How lobbyists changed the food pyramid

“At best, the USDA Pyramid offers indecisive, scientifically unfounded advice on an absolutely vital topic--what to eat"
tiered pyramid

Harvard University’s chairman of nutrition weighed in on the food pyramid for Mic.com: “At best, the USDA Pyramid offers indecisive, scientifically unfounded advice on an absolutely vital topic–what to eat,” he wrote. “At worst, the misinformation it offers contributes to overweight, poor health, and unnecessary early deaths.”


If you’ve recently consulted one of the healthy eating and nutrition guideline food pyramids most of us grew up learning about in elementary school, you might find some surprises. Here’s a refresher (circa 2000).

Why in the world would bread and cereal be listed in the group that we should be eating the most servings of? And do nutritionists really approve of an 8-ounce hamburger or steak every day?

While widely circulated and propped up as a nutrition guideline, this tool was produced by the U.S. Department of Agriculture and as such focuses more on what’s good for the agriculture industry rather than for public health.

How lobbyists shape popular breakfast choices

Many of us have scoffed at commercials for sugar-packed, artificial cereal brands that cheerily parrot the phrase, “part of a complete breakfast!”. Yet we may not be familiar with how these companies are legally able to present this questionable claim.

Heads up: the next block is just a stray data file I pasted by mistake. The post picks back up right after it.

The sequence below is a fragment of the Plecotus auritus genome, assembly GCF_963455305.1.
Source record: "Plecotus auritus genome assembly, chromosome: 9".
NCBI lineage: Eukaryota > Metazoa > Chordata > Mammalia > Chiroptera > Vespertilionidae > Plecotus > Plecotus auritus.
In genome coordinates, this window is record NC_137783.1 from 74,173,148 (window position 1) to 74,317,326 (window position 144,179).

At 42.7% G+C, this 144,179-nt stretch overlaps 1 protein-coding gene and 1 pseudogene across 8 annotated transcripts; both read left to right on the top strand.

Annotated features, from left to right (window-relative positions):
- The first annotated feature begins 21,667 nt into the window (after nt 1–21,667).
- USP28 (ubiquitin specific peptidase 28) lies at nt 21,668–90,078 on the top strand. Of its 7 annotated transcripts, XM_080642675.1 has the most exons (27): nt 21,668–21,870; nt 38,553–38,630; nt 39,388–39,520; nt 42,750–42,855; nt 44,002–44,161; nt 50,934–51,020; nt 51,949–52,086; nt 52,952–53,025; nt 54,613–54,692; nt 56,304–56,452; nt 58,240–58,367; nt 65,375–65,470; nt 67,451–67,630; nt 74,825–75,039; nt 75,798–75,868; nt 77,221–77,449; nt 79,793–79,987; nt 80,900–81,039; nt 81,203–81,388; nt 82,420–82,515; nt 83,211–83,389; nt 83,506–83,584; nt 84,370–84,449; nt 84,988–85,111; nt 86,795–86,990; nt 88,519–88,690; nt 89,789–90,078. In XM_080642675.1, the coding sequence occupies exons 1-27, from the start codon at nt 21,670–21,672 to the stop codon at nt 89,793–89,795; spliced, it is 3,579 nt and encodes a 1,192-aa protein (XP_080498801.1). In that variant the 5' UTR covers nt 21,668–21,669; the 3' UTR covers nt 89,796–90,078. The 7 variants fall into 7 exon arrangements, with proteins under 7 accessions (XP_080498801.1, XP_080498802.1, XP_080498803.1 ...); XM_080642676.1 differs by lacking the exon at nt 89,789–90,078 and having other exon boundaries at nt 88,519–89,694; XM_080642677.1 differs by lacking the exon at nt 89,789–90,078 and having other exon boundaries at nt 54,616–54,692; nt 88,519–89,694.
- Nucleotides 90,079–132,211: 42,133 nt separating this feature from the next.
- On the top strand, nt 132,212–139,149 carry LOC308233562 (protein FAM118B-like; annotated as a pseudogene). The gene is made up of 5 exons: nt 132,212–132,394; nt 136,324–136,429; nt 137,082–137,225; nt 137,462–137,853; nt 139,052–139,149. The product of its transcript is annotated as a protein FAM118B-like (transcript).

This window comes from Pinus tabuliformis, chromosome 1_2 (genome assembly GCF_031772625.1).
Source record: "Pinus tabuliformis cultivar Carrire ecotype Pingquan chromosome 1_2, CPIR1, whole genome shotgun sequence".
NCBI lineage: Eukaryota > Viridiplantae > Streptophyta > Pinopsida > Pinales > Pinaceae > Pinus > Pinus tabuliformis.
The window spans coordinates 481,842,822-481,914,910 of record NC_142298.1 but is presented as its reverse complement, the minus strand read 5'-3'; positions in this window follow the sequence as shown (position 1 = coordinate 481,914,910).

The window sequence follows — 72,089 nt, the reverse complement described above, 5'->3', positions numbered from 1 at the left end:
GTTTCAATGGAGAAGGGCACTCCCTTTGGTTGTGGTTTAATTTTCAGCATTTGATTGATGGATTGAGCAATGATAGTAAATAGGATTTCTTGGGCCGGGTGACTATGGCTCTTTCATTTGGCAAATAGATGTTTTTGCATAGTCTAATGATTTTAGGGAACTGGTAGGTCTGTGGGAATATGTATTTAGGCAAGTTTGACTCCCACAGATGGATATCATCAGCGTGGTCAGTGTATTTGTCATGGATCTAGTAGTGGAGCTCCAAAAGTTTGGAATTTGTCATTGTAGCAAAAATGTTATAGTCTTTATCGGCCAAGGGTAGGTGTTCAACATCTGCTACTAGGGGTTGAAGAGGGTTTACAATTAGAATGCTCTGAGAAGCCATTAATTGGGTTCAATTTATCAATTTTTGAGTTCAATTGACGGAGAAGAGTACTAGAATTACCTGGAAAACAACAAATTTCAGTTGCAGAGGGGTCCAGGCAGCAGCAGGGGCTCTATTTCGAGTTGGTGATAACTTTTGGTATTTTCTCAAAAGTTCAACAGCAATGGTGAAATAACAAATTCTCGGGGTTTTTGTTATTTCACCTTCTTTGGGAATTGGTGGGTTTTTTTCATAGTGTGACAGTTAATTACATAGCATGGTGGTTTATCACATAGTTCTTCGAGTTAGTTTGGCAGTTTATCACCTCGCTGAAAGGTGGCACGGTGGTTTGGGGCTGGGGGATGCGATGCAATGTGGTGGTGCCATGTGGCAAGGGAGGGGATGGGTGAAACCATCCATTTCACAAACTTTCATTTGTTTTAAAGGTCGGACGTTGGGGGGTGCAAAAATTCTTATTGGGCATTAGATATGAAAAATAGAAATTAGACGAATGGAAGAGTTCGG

Cereal companies lobbied hard for the expansion of whole grain recommendation from 3 to 11 servings per day since the original recommendation was deemed unfavorable to business.

Even dairy was not originally going to be included on the food pyramid until lobbyists entered the picture.

In the case of dairy, various industry groups and associations, such as the Dairy Farmers of America and the National Dairy Council, have actively lobbied government agencies responsible for formulating dietary guidelines. These organizations have significant financial resources and influential connections that they leverage to promote their interests.

The dairy industry’s lobbying efforts involve engaging with policymakers, providing them with research studies, and presenting their arguments in support of including dairy as a separate food group on the food pyramid. They highlight the nutritional benefits of dairy products, such as their calcium content and their role in promoting bone health.

The lobbying pressure often includes financial contributions to political campaigns, which can create a favorable environment for industry-friendly policies. By making campaign donations, the dairy industry can gain access to policymakers and decision-makers, increasing their influence in shaping dietary guidelines.

While the specific details of lobbying efforts are not always transparent, the influence of dairy industry lobbying can be seen in the final recommendations of the food pyramid guidelines. The inclusion of dairy as a separate category implies that it is an essential component of a healthy diet, despite the fact that other sources of calcium and nutrients exist.

It is important to note that lobbying is a common practice across various industries, and the dairy industry is not unique in employing these strategies. However, the effectiveness of lobbying efforts can be attributed to the significant resources and political connections of industry groups, which enable them to shape public policy in their favor.

A bit of good news: the food pyramid was officially retired in American public schools in 2011 and has now been replaced with a tool called “MyPlate”, essentially a standard dinner plate divided into about 30% grains, 40% vegetables, 10% fruits and 20% protein, with a serving of dairy on the side.


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